Book Review: Death of an American Beauty by Mariah Fredericks
By Angie BarryApril 13, 2020
Death of an American Beauty by Mariah Fredericks is the third book in the compelling Jane Prescott series, set in Gilded Age New York, where the ladies’ maid is determined to discover who is making death into their own twisted art form.
Ladies’ maid Jane Prescott’s vacation doesn’t go quite according to plan. First, she’s conscripted into helping with the costuming for a Lincoln-themed theatrical involving her employer, Louise Tyler, to celebrate the 50th anniversary of the Emancipation Proclamation. Then, in a far more dire turn of events, one of the residents of her uncle’s female refuge is found brutally murdered in a fashion that reminds Jane of a similar attack on another former resident, an enigmatic woman named Otelia Brooks.
When another woman turns up dead in the same manner and a purity brigade that has long campaigned against the refuge points the finger of blame at her uncle, Jane becomes determined to uncover the true culprit. And something tells her the key lies with Otelia Brooks.
“I’m sorry, I must sound brattish and ungrateful. But I can’t help feeling somehow the killer’s already gotten away with it. Just by doing it. …They can’t ever get their… selves back. Their faces, they… I’m not making any sense. I just feel that’s why he did it.”
“What do you mean?”
“To make them look like he wanted. Turn them into things. Good night, Officer. Thank you again. I hope I will see my uncle back here tomorrow?” Today, I thought. It was already today.
“I hope so, too, Miss Prescott. You let us handle this.”
“He’s the only family I have in the world, Officer Nolan. I don’t think I can do that.”
“Well, there’s not much you can do.”
Gentle. Patronizing. I smiled politely. But he was wrong. There was something I could do.
I could find Otelia Brooks.
Jane’s investigation leads her from her childhood home in the East Side to the glittery finery of Rutherford’s, one of New York’s first glamorous department stores, and the seedy dangers of the Acme Café, a haunt of mobsters and prostitutes. She’s joined by old friend and newspaperman Michael Behan, the charming pianist Leo Hirschfield, and even the loquacious and rebellious socialite Emily Tyler as she tangles with the likes of the loathsome Bill Danvers and the crusading, Bible-toting purity brigade. There are stark contrasts between sordid criminality and rarified pageantry, and biting commentary on the cruel injustices of racism and misogyny—not to mention how the words of the wealthy have always carried more weight than those spoken by the servant class. In order to reveal a horrific monster, Jane will have to risk everything to make the world see the unvarnished truth.
Death of an American Beauty is the third of Fredericks’s mysteries to star Jane Prescott, and it’s proof that both writer and heroine are growing stronger and more polished with each installment. Jane is an increasingly complex and intriguing lady, fully embodying the turbulent, transitional time she lives in. She may still work as a ladies’ maid and abide by many of society’s traditional rules, but as the styles of dancing and modes of dress become more daring, as women begin to defiantly speak up and step out on their own, so, too, does Jane.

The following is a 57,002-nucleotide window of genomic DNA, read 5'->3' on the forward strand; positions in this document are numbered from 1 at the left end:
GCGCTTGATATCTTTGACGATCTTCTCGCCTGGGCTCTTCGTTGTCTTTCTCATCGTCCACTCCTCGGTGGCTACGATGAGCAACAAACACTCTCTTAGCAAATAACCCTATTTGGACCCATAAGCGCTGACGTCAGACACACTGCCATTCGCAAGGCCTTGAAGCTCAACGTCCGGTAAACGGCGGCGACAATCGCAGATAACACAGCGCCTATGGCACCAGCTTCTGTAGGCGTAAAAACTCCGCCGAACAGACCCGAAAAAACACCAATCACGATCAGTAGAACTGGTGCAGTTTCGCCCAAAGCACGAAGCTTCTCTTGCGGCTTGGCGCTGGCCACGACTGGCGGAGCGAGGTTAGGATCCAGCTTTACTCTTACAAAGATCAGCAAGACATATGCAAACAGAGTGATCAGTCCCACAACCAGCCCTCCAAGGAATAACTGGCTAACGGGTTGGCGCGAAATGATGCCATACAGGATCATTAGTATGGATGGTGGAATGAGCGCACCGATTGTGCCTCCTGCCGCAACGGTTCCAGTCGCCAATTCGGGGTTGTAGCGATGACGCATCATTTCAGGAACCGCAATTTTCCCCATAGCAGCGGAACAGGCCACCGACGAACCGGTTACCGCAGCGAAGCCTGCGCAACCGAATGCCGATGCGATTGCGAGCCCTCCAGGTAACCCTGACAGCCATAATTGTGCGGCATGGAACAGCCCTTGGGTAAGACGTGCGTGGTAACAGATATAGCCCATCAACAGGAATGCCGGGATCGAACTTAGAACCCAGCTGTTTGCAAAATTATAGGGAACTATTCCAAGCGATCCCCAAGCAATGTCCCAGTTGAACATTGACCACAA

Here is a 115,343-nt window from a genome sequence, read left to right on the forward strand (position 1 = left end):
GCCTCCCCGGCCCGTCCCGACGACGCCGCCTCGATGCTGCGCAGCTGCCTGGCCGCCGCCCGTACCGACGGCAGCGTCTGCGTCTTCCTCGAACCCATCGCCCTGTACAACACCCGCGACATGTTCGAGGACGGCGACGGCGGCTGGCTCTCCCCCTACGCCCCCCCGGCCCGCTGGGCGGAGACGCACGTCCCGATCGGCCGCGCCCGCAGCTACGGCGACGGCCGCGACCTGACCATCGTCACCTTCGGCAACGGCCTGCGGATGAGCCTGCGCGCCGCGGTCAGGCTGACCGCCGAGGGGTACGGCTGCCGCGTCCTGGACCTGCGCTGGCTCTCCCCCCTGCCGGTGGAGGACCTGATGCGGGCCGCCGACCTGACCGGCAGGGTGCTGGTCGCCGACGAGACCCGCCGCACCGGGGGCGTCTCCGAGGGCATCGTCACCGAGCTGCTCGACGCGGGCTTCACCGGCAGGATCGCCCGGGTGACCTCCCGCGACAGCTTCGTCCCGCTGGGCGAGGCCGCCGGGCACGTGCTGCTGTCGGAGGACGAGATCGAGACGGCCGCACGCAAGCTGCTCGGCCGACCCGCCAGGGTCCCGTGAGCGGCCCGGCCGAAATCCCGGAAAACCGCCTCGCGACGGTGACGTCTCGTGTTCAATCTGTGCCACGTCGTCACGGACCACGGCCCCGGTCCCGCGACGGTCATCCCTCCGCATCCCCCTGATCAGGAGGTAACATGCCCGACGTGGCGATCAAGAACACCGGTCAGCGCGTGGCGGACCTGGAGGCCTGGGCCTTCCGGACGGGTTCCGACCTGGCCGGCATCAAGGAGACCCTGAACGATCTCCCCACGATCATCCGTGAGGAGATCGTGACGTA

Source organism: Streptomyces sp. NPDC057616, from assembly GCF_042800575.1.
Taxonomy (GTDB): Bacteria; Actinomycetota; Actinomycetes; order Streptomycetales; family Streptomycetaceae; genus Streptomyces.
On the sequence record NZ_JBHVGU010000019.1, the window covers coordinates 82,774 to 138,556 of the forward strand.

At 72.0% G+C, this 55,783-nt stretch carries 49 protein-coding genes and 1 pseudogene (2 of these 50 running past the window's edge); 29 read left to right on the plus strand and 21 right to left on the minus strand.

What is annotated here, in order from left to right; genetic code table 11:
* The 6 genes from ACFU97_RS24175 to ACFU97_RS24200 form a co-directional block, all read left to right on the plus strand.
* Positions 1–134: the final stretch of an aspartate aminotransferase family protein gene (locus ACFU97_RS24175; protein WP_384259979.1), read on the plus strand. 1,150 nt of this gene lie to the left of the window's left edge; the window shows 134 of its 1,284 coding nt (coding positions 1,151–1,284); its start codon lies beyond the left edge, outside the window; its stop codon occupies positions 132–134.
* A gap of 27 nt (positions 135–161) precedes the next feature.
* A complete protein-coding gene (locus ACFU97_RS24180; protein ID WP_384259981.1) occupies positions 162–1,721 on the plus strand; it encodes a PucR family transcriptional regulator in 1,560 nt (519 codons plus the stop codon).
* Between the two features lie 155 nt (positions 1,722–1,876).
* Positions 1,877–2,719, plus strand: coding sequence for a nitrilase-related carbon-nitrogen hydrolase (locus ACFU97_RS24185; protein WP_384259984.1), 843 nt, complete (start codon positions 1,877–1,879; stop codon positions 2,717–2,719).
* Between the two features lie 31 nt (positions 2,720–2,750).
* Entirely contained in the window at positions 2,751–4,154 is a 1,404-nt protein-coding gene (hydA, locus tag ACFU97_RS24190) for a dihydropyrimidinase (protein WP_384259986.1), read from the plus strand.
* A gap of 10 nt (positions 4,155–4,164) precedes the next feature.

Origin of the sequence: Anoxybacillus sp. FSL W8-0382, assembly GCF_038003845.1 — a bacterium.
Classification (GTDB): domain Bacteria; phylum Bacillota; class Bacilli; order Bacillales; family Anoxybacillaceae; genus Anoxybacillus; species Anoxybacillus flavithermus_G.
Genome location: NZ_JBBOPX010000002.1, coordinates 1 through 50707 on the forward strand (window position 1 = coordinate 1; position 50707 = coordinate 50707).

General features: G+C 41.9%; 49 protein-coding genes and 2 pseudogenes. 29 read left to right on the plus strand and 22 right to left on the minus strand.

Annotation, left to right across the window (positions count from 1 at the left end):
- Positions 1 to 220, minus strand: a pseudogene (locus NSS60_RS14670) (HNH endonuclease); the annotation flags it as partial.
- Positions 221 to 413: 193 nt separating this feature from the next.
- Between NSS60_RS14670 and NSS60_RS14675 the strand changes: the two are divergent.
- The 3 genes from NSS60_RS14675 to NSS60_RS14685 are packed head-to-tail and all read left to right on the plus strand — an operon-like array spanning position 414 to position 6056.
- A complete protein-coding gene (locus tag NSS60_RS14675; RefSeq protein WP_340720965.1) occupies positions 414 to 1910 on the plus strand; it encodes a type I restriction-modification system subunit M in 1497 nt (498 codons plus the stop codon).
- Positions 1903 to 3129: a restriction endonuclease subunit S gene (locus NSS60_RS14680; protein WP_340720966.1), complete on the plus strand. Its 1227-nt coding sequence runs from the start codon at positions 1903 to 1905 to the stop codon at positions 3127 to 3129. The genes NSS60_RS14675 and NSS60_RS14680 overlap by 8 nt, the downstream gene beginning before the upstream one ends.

As I took the trolley uptown to Thirty-Eighth Street, I thought, A man’s home might be his castle, but for a woman, home was the only place she was promised a degree of protection and authority. According to the ideal, for a woman to venture beyond the home was to invite degradation, violence, and exposure to the sordid realities of life. Heavens, that was what servants were for.
So while men might go to their place of business, stop in at the club, walk down the streets, travel by public transport, dine in restaurants, or… well, live, women were well advised to stay indoors unless they were accompanied by men.
Then the first department store opened its doors, and women had a place to go that was, for all intents and purposes, theirs. In this “Adam-less Eden,” as Edward Filene called his Boston store, women could wander as they pleased, as long as they had money to spend.
For size and splendor, Rutherford’s surpassed all other department stores. One did not go there simply to shop; that would have been vulgar. No, one went to dream…
While the mystery itself—strongly reminiscent of Jack the Ripper’s spree—is a solid one, with enough twists and red herrings to keep us on our toes, the real draw here is Fredericks’s knack for drawing us back in time. Her rendition of 1913 New York is so tangible and vivid, we feel as though we’re walking the grimy streets alongside Jane within just a few pages.
Fredericks does a superb job of interweaving hard historical fact and settings—such as the 1913 Cubist art exhibit and early ragtime songs—with her fictional flourishes so seamlessly, it’s difficult to separate the two. Death of an American Beauty is sure to delight fans of compelling historical fiction.
And this isn’t a tale for the faint of heart; there’s plenty of horror, tragedy, and an action-packed climax that’s guaranteed to shock. Everything is ultimately wrapped up tautly with the stage nicely set for Jane’s next adventure—which, hopefully, won’t be long in coming.